Truly, everything has been done before.
Jack Kerouac’s “On The Road” is really just “The Odyssey,” with Dean Moriarty standing in for Odysseus and his father -- "Old Dean Moriarty the father we never found” -- being the proverbial home sought by our wandering hero.
It is with that reality in mind that we must consider Tom Cruise’s new action-adventure movie “Edge of Tomorrow.”
Yes, this movie really is “Groundhog Day” meets “Independence Day.”
Everything has been done before.
For those who haven’t checked out the synopsis on IMDB.com, Cruise plans a military PR officer who pisses off the wrong general, gets busted down to private, and sent to join a D Day-like invasion of France, which is occupied by an alien invader. Cruise's character is repeatedly killed in battle only to begin the day again, a little wiser about the enemy.
So, in reality, it is “Groundhog Day” meets “Independence Day” meets “Saving Private Ryan.”
Well, except the good guys storming the beach are wearing bio-armor attack suits and the aliens, called "Mimics" are these weird arachnid-looking creatures that can tunnel underground.
In "Edge," Cruise plays a military bureaucrat just going through the motions until he’s pressed into real service by a tough, earnest female sidekick (Emily Blunt). Just like he did in "A Few Good Men."All that's missing is Lt. Weinberg.
Anyway, if I’m portraying “Edge of Tomorrow” as ridiculous, that’s because it is. In the hands of Zucker Brothers (Airplane!) or Will Ferrell, this script could have evolved into the greatest meta-parody ever.
“Edge of Tomorrow” isn’t a terrible movie, really. But when you combine so many obvious elements from some of the most cherished films of the last 25 years (“Tremors,” also) you better make a masterpiece.
This movie certainly was not a masterpiece.
The biggest flaw with "Edge" is the absolute lack of back story about the alien invasion. They don’t even try.
We don’t know what the Mimics want, how or when they arrived, or why they’ve chosen France as their base of operations. It occurs to me as I write this that I’m not entirely sure the Mimics were from outer space or underground or created by some freak nuclear experiment on spiders.
In one scene, old Brits in a London pub are speculating why these creatures, called “Mimics” for some reason, are attacking Earth. Cruise shouts them down, claiming such details don’t matter. One imagines a temperamental screenwriter having this exact conversation with frustrated Hollywood execs demanding back story.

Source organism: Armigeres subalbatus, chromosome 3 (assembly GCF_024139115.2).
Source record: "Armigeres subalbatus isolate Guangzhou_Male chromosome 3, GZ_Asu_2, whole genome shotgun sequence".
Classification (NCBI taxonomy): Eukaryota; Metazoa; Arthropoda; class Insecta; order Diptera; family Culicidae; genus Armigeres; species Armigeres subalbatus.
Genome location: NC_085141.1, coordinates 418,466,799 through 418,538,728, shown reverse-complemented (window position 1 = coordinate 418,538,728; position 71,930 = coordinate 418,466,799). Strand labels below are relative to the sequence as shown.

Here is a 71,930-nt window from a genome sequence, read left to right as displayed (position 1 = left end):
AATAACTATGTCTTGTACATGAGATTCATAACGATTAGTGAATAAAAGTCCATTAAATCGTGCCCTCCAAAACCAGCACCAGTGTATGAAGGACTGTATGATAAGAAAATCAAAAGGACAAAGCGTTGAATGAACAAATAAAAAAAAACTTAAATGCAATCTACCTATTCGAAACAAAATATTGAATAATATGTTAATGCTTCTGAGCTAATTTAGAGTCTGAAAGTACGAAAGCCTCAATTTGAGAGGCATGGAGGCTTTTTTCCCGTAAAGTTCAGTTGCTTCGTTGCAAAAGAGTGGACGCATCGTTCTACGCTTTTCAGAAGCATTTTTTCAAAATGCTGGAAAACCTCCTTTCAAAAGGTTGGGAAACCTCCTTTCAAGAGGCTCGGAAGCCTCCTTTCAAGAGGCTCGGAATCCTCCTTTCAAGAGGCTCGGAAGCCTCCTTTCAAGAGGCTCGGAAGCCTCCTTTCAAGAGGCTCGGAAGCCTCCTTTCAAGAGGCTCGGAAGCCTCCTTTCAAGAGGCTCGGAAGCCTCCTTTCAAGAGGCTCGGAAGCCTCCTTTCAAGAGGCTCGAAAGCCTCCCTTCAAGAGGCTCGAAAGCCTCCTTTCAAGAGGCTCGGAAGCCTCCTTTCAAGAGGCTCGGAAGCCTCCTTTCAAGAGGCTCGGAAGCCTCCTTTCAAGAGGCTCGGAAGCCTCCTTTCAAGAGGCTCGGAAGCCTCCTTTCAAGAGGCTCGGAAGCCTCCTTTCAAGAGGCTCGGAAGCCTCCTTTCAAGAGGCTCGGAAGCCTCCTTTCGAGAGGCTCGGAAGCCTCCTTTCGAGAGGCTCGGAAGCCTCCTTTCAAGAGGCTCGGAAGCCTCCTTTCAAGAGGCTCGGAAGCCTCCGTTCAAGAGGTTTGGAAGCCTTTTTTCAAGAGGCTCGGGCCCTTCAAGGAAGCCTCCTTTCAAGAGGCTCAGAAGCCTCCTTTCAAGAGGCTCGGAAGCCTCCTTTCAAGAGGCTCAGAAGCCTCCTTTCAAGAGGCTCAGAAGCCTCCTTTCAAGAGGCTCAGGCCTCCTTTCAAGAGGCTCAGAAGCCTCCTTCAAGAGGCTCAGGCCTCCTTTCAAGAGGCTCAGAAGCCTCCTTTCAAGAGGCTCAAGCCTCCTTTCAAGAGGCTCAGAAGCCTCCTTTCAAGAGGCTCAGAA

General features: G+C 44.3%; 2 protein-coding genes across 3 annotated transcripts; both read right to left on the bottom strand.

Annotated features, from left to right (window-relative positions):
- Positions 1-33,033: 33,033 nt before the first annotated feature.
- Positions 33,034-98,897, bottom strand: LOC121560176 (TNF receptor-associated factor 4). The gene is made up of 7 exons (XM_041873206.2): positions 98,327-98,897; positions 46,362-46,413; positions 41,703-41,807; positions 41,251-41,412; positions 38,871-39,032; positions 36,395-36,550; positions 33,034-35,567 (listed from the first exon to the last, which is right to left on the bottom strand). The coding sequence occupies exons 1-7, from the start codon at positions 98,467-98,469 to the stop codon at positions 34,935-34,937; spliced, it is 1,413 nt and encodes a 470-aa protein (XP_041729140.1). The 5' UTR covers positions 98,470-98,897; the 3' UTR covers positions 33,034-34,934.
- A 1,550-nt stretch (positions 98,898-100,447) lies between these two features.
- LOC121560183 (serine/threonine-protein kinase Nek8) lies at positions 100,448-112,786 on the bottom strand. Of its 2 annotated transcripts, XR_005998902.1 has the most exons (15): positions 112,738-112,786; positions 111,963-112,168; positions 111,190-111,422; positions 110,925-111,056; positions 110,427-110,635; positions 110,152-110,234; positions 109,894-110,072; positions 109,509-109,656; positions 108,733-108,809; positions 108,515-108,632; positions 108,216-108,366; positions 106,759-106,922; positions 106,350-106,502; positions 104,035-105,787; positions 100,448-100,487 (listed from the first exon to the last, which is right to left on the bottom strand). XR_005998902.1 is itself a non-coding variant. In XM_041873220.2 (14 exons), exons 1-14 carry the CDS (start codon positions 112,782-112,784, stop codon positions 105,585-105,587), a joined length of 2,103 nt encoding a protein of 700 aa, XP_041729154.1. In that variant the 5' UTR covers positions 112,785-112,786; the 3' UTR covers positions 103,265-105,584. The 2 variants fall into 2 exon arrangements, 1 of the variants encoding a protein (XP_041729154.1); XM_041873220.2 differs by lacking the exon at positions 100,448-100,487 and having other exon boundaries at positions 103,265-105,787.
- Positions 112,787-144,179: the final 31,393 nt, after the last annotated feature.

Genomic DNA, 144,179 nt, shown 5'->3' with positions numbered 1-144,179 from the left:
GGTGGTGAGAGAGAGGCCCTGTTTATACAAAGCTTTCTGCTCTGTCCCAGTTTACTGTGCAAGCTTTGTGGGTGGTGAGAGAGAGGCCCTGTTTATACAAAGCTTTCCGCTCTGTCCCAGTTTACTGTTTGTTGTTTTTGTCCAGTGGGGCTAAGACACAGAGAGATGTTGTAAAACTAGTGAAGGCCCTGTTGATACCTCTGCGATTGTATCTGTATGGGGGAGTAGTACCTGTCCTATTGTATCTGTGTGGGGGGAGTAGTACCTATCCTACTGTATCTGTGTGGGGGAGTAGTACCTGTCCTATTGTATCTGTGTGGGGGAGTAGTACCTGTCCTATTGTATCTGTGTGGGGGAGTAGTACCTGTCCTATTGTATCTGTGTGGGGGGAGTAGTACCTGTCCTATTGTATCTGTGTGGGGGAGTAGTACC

“Independence Day” offered the aliens-as-parasites motive for the invasion. Even Powers Boothe kind of explained why the Russians attacked that hick Colorado town in “Red Dawn.” Knowing why we have to fight the bad guys is kind of important to story structure.
And, whereas the variety of action made the repetition of the day compelling in “Groundhog Day,” it became tedious rather quickly here. Bill Murray surprised us with his daily re-adventures. Cruise does not. We’ve seen training-for-battle montages before and the deju vu gimmick added little.
That said, the hows and the whys of Cruise’s repeated reincarnations are explained in a way plausible in the context of a summer flick about alien invasion. The battle scenes were compelling, as is acting. Say what you will about Cruise's seemingly odd personal life, the man can act.
"Edge of Tomorrow's" saving grace is its humor. Even when the story dragged, the film made the audience laugh. For an action movie, the comedic dialogue was clever.
The filmmakers avoided any temptation to give us yet another summer-blockbuster catch phrase. There were plenty of opportunities here for a “diplomatic immunity … has just been revoked” moments in this movie, but thankfully, they were all left on the table in favor of more natural humor.
In the end, “Edge of Tomorrow” is a perfectly serviceable summer flick if you just want to sit in a theater with an $11 tub of popcorn and watch, like, 72 sci-fi battle scenes.
If that isn’t your bag, well, you still might enjoy "Edge" as a basic cable film some lazy Sunday afternoon between next year's Super Bowl and March Madness.